If using a lens for video, I would choose the Zeiss 1.4 over the Canon 1.2. Zeiss make a good solid metal housing for their lenses. The focus throw on the Zeiss is also larger than on the Canon lenses, which makes manual focusing much easier. Zeiss lenses also hard stop at infinity. Canon EOS lenses are designed with auto focus in mind, the focus ring will circle around forever, pushing a touch past infinity and then you have to bring it back. With the Zeiss lens, if you just roll it all the way and infinity is where the focus barrel stops, altogether much better when you are filming. Leica is another lens similar to Zeiss in this aspect, and also similar in terms of cost and build quality. The image of the Leica and Zeiss do vary, but which you prefer is down to individual taste.
The Arri Master Prime
The next set of lenses are a big step up both in price and the quality of the housing. Zeiss Compact Primes have been around for a while and in a similar price bracket are the new Canon CNE range. One of the things you get at this price range is uniformity. All of the lenses in these sets are roughly the same length and barrel size. This means changing lenses is quicker, as there is no need to adjust matte boxes or moose bars as you may have to with stills lenses, which all tend to vary in size. Another big change is that the iris control is alway on the lens itself, this is obviously a massive plus when shooting. The distance marks on the lens are accurate and the lenses can be easily used by a focus puller. (Stills lenses are really tricky in this regard as you can roll the focus around indefinitely and loose all of your focus marks.)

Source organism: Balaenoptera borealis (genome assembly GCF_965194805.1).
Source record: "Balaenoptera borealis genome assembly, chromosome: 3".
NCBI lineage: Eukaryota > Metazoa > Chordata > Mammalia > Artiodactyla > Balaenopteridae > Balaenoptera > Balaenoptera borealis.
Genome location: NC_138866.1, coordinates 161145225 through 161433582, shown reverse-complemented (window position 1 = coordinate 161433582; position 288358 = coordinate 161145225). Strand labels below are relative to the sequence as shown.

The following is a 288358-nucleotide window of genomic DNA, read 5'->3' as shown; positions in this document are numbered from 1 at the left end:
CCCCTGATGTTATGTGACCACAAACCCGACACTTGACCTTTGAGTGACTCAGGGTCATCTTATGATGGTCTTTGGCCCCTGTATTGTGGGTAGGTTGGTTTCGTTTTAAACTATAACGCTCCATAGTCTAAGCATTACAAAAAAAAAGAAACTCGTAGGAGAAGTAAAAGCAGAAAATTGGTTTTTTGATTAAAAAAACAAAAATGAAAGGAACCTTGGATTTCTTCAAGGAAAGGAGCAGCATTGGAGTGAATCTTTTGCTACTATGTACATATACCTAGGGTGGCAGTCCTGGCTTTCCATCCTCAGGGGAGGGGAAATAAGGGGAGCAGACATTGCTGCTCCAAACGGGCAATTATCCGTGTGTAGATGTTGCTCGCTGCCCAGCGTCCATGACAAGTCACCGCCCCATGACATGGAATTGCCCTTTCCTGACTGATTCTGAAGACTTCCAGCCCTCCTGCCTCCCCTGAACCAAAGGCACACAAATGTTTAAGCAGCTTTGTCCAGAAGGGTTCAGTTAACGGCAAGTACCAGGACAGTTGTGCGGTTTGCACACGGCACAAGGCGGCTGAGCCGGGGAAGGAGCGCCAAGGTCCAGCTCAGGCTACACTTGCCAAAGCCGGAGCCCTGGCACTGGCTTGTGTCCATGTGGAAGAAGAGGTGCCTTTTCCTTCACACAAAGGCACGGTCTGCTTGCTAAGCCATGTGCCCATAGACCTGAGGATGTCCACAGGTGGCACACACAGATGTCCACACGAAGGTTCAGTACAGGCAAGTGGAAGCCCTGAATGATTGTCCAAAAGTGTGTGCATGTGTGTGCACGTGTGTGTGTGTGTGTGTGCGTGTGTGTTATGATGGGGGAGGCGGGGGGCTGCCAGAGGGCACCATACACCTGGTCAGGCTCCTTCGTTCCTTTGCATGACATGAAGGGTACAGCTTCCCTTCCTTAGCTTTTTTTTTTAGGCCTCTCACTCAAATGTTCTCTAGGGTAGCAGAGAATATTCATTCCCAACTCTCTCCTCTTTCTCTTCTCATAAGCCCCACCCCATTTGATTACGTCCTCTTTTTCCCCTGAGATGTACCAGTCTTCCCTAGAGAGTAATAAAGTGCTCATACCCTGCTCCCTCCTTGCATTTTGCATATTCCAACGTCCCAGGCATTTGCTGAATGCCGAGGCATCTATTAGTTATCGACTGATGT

So how much should you spend on your lens if looking at the housing and mechanics alone? This really depends on what type of work you do now, or see yourself doing in the future. If you think you'll be on a film or commercial set then spending the extra to get the dedicated lenses could be a good idea.
If you are a solo operator and don't see yourself using a focus puller very often, the decision is a bit more difficult. Having a big focus throw and an external iris wheel are very nice, but they aren't essential, and you also have to deal with the added weight.